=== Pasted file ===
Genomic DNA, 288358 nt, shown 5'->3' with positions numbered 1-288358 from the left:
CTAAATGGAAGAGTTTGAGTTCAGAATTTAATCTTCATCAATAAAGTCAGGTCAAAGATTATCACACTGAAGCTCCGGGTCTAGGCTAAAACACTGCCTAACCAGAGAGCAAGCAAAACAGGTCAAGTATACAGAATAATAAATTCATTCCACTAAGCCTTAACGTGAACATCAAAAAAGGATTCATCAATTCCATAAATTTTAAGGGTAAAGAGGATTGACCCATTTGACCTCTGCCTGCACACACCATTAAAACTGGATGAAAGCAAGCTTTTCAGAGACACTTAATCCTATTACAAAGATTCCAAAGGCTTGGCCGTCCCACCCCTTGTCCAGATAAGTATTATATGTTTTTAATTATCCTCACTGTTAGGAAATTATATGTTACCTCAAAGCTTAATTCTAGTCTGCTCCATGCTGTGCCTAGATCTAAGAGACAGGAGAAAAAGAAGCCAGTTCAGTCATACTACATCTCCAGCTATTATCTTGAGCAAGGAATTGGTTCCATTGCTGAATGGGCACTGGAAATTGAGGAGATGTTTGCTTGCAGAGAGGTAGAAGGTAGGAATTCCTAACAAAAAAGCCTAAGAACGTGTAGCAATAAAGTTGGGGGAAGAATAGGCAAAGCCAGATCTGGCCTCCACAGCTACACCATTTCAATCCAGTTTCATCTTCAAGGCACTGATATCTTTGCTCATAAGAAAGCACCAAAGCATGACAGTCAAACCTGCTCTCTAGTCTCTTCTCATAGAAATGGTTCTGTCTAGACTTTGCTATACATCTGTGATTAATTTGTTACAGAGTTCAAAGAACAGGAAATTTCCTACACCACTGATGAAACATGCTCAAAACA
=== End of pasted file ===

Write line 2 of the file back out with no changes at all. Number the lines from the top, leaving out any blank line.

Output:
CTAAATGGAAGAGTTTGAGTTCAGAATTTAATCTTCATCAATAAAGTCAGGTCAAAGATTATCACACTGAAGCTCCGGGTCTAGGCTAAAACACTGCCTAACCAGAGAGCAAGCAAAACAGGTCAAGTATACAGAATAATAAATTCATTCCACTAAGCCTTAACGTGAACATCAAAAAAGGATTCATCAATTCCATAAATTTTAAGGGTAAAGAGGATTGACCCATTTGACCTCTGCCTGCACACACCATTAAAACTGGATGAAAGCAAGCTTTTCAGAGACACTTAATCCTATTACAAAGATTCCAAAGGCTTGGCCGTCCCACCCCTTGTCCAGATAAGTATTATATGTTTTTAATTATCCTCACTGTTAGGAAATTATATGTTACCTCAAAGCTTAATTCTAGTCTGCTCCATGCTGTGCCTAGATCTAAGAGACAGGAGAAAAAGAAGCCAGTTCAGTCATACTACATCTCCAGCTATTATCTTGAGCAAGGAATTGGTTCCATTGCTGAATGGGCACTGGAAATTGAGGAGATGTTTGCTTGCAGAGAGGTAGAAGGTAGGAATTCCTAACAAAAAAGCCTAAGAACGTGTAGCAATAAAGTTGGGGGAAGAATAGGCAAAGCCAGATCTGGCCTCCACAGCTACACCATTTCAATCCAGTTTCATCTTCAAGGCACTGATATCTTTGCTCATAAGAAAGCACCAAAGCATGACAGTCAAACCTGCTCTCTAGTCTCTTCTCATAGAAATGGTTCTGTCTAGACTTTGCTATACATCTGTGATTAATTTGTTACAGAGTTCAAAGAACAGGAAATTTCCTACACCACTGATGAAACATGCTCAAAACA